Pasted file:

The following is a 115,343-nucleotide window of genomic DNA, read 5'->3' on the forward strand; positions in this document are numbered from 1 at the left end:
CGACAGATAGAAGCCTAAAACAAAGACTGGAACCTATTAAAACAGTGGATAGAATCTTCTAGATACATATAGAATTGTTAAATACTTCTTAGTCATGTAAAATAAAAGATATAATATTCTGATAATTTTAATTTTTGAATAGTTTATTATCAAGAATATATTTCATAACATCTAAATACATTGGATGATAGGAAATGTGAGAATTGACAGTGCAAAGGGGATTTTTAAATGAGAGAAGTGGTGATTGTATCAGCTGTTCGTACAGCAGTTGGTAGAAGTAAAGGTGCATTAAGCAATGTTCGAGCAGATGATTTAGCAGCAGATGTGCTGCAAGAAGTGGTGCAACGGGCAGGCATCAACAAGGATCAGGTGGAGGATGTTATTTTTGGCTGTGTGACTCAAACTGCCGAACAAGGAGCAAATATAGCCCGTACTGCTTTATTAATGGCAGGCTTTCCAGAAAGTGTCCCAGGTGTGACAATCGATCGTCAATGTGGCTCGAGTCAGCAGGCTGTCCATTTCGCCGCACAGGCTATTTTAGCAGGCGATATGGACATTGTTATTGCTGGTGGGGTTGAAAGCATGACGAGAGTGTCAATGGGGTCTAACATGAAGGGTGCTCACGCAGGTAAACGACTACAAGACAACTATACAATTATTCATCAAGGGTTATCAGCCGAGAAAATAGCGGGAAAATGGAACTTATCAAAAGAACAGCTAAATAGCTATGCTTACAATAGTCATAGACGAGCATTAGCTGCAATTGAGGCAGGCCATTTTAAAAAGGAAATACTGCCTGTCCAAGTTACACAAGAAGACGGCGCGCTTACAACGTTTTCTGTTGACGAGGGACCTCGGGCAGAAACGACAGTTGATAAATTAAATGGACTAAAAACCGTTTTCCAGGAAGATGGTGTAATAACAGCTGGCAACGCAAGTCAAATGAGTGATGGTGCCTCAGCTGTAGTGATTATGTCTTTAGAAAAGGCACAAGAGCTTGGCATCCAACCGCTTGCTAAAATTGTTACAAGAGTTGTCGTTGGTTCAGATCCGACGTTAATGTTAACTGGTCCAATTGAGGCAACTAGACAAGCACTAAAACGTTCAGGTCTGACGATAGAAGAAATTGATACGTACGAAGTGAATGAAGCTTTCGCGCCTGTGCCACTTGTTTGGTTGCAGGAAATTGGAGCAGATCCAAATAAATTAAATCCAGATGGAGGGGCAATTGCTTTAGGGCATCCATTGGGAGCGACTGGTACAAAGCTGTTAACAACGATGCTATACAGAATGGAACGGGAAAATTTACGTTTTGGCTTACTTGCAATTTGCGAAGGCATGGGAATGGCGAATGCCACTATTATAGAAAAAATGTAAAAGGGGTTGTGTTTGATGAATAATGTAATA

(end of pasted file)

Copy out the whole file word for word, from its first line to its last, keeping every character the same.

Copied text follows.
The following is a 115,343-nucleotide window of genomic DNA, read 5'->3' on the forward strand; positions in this document are numbered from 1 at the left end:
CGACAGATAGAAGCCTAAAACAAAGACTGGAACCTATTAAAACAGTGGATAGAATCTTCTAGATACATATAGAATTGTTAAATACTTCTTAGTCATGTAAAATAAAAGATATAATATTCTGATAATTTTAATTTTTGAATAGTTTATTATCAAGAATATATTTCATAACATCTAAATACATTGGATGATAGGAAATGTGAGAATTGACAGTGCAAAGGGGATTTTTAAATGAGAGAAGTGGTGATTGTATCAGCTGTTCGTACAGCAGTTGGTAGAAGTAAAGGTGCATTAAGCAATGTTCGAGCAGATGATTTAGCAGCAGATGTGCTGCAAGAAGTGGTGCAACGGGCAGGCATCAACAAGGATCAGGTGGAGGATGTTATTTTTGGCTGTGTGACTCAAACTGCCGAACAAGGAGCAAATATAGCCCGTACTGCTTTATTAATGGCAGGCTTTCCAGAAAGTGTCCCAGGTGTGACAATCGATCGTCAATGTGGCTCGAGTCAGCAGGCTGTCCATTTCGCCGCACAGGCTATTTTAGCAGGCGATATGGACATTGTTATTGCTGGTGGGGTTGAAAGCATGACGAGAGTGTCAATGGGGTCTAACATGAAGGGTGCTCACGCAGGTAAACGACTACAAGACAACTATACAATTATTCATCAAGGGTTATCAGCCGAGAAAATAGCGGGAAAATGGAACTTATCAAAAGAACAGCTAAATAGCTATGCTTACAATAGTCATAGACGAGCATTAGCTGCAATTGAGGCAGGCCATTTTAAAAAGGAAATACTGCCTGTCCAAGTTACACAAGAAGACGGCGCGCTTACAACGTTTTCTGTTGACGAGGGACCTCGGGCAGAAACGACAGTTGATAAATTAAATGGACTAAAAACCGTTTTCCAGGAAGATGGTGTAATAACAGCTGGCAACGCAAGTCAAATGAGTGATGGTGCCTCAGCTGTAGTGATTATGTCTTTAGAAAAGGCACAAGAGCTTGGCATCCAACCGCTTGCTAAAATTGTTACAAGAGTTGTCGTTGGTTCAGATCCGACGTTAATGTTAACTGGTCCAATTGAGGCAACTAGACAAGCACTAAAACGTTCAGGTCTGACGATAGAAGAAATTGATACGTACGAAGTGAATGAAGCTTTCGCGCCTGTGCCACTTGTTTGGTTGCAGGAAATTGGAGCAGATCCAAATAAATTAAATCCAGATGGAGGGGCAATTGCTTTAGGGCATCCATTGGGAGCGACTGGTACAAAGCTGTTAACAACGATGCTATACAGAATGGAACGGGAAAATTTACGTTTTGGCTTACTTGCAATTTGCGAAGGCATGGGAATGGCGAATGCCACTATTATAGAAAAAATGTAAAAGGGGTTGTGTTTGATGAATAATGTAATA